Java programming notes for Macintosh

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These notes describe the experiences of new Java programmers using the Wikiversity Introduction to Programming in Java pages.

OSX 10.4[edit | edit source]

This section has notes for OSX 10.4, but if you are using a different version of OSX, please start a new section and document any differences.

Introduction to Java[edit | edit source]

"Apple sets everything up for you" <-- this may be true, but I wondered if I have the latest version of the Java files for Macintosh. I went to the Apple website in search of information about Java versions and updates. According to that webpage at the Apple website, "Mac OS X includes the full version of Java 2, Standard Edition" and according to the introduction, "Java 2 Standard Edition (J2SE) ... is the one this course uses".

Location of the Terminal utility for Macintosh OSX

I also followed the link from Introduction to Programming in Java to the Java Programming book module at Wikibooks. I went to Java Programming/Installation and found instructions for how to check the version of the "Java Development Kit". The instructions start with "first open a terminal window". If you have never opened a terminal window on a Macintosh, look for the Terminal utility in the Utilities folder of the Applications folder. Here is what my Terminal session looked like when I entered "javac -version":

Last login: Tue Mar 13 15:44:45 on console
Welcome to Darwin!
john-schmidts-emac:~ johnschmidt$ javac -version
javac 1.5.0_07
javac: no source files
Usage: javac <options> <source files>
where possible options include:
-g                         Generate all debugging info
-g:none                    Generate no debugging info
-g:{lines,vars,source}     Generate only some debugging info
-nowarn                    Generate no warnings
-verbose                   Output messages about what the compiler is doing
-deprecation               Output source locations where deprecated APIs are used
-classpath <path>          Specify where to find user class files
-cp <path>                 Specify where to find user class files
-sourcepath <path>         Specify where to find input source files
-bootclasspath <path>      Override location of bootstrap class files
-extdirs <dirs>            Override location of installed extensions
-endorseddirs <dirs>       Override location of endorsed standards path
-d <directory>             Specify where to place generated class files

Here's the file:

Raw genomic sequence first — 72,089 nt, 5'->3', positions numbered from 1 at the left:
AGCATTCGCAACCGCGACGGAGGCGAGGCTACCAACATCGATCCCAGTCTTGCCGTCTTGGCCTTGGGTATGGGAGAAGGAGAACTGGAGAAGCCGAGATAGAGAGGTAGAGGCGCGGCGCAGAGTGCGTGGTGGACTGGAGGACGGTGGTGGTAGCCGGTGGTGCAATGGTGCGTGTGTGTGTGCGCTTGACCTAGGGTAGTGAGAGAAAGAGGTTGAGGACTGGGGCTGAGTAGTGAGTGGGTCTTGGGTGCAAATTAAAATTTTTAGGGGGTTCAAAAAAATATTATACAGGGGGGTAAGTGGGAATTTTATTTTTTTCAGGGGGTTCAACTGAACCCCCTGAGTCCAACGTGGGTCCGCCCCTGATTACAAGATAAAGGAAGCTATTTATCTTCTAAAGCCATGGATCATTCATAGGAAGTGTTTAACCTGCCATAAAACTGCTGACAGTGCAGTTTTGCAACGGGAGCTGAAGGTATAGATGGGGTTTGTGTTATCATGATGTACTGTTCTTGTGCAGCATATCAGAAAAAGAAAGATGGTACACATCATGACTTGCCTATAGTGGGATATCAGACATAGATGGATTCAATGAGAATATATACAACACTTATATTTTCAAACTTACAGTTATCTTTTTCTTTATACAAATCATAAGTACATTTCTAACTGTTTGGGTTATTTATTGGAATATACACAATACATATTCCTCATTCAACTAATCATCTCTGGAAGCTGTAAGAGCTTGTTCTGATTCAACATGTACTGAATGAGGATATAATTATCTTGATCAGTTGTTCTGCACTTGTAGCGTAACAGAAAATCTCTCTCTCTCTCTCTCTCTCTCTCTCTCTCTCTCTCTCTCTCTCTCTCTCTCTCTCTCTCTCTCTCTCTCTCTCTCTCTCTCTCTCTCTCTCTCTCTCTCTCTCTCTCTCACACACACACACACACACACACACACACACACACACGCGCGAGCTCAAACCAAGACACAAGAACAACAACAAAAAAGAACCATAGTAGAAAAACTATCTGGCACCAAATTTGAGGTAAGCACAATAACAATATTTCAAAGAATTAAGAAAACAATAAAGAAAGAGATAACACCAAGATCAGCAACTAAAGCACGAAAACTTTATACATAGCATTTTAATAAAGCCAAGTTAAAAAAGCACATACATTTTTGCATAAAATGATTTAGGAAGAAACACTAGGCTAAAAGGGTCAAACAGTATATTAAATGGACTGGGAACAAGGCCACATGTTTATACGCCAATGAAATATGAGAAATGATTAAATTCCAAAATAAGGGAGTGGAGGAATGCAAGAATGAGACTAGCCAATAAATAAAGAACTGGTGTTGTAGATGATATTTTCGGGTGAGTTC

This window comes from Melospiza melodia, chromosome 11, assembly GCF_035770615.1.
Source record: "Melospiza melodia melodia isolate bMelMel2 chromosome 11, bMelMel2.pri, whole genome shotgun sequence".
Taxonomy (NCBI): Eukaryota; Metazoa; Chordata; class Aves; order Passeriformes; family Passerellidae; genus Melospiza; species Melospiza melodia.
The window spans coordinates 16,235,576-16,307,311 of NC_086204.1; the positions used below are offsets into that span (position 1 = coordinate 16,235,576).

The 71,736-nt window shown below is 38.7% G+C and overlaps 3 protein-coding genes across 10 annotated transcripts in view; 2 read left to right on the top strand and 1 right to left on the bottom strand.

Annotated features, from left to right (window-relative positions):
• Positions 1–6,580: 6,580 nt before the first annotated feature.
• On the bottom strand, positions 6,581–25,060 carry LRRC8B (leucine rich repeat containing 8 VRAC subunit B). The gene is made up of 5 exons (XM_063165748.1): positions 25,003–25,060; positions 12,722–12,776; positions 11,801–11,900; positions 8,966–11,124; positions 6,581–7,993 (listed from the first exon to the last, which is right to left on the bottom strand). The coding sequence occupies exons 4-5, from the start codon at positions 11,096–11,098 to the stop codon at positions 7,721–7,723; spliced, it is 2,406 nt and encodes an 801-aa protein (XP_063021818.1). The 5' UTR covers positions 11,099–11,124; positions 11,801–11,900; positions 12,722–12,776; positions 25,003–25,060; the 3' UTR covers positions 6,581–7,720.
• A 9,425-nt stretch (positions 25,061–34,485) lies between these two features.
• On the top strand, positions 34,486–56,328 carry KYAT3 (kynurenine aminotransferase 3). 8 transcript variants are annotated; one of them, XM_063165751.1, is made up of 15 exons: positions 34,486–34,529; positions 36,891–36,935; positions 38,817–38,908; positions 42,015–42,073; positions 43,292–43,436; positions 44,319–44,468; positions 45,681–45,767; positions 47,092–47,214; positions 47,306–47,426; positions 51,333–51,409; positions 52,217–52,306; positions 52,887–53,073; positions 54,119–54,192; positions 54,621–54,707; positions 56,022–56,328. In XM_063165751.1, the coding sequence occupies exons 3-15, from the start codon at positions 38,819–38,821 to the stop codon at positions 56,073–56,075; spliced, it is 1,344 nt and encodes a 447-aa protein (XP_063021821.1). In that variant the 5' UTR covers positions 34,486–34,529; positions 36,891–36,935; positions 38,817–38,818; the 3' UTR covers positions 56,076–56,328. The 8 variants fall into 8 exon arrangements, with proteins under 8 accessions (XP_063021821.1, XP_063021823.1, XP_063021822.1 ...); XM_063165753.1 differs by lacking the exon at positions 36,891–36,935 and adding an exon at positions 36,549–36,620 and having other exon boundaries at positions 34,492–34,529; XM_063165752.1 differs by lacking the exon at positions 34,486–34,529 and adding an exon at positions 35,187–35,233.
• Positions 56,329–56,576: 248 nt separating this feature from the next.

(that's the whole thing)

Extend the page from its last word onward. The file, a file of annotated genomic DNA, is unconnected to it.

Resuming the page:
-encoding <encoding>       Specify character encoding used by source files
-source <release>          Provide source compatibility with specified release
-target <release>          Generate class files for specific VM version
-version                   Version information
-help                      Print a synopsis of standard options
-X                         Print a synopsis of nonstandard options
-J<flag>                   Pass <flag> directly to the runtime system

At the Apple downloads page, I searched for "Java" and found Java for Mac OS X 10.4 Release 5 as the first item. It says that it updates your J2SE 5.0 to version 1.5.0_07. I assume this means I have the latest version.

Hello world[edit | edit source]

The and HelloWorld.class files

"Open up a text editor"
I used TextWrangler to create my text file.

I created a "Java" folder in my documents folder and saved my text file in that folder.

"navigate to the folder that you saved to"
To find the path to my file, I did a drag and drop of the file's icon into the Terminal utility. I deleted the name of the file, just leaving the path in the Terminal input line. I used the left arrow key to move the input cursor to the start of the input line, and entered cd (change directory):

john-schmidts-emac:~ johnschmidt$ cd /Users/johnschmidt/Documents/Java

After changing the directory, the prompt in Terminal looked like:

john-schmidts-emac:~/Documents/Java johnschmidt$

I then entered "javac" as shown below:

john-schmidts-emac:~/Documents/Java johnschmidt$ javac

After entering that line into the Terminal utility, there was a new "HelloWorld.class" file in my Java folder. I then entered "java HelloWorld" as shown below:

john-schmidts-emac:~/Documents/Java johnschmidt$ java HelloWorld
Hello World!

The text "Hello World!" was returned in the next line of the Terminal window.

Integer Variables[edit | edit source]

In the Integer Variables lesson, it was mentioned that Java represents text characters as a type of integer according to the Unicode standard numbering system. Since any Java program is a collection of characters, is it possible to allow Java programs to treat themselves as integer data files? Could a Java program print itself? Could a Java program replicate itself?

Reading[edit | edit source]

Quine challenge[edit | edit source]

Confirm that you can find a Java program that will print itself. Describe your results below.

mshonle:~/Desktop$ java Quine > QuineOutput
mshonle:~/Desktop$ diff QuineOutput

I'm guessing that the above three lines first store the "printed" output of the program "Quine" in a container called "QuineOutput". Then "diff QuineOutput" probably compares the text in the source code file to the printed output stored in "QuineOutput". The last of the three lines above apparently indicated that there is no "diff, the program has printed its own source code.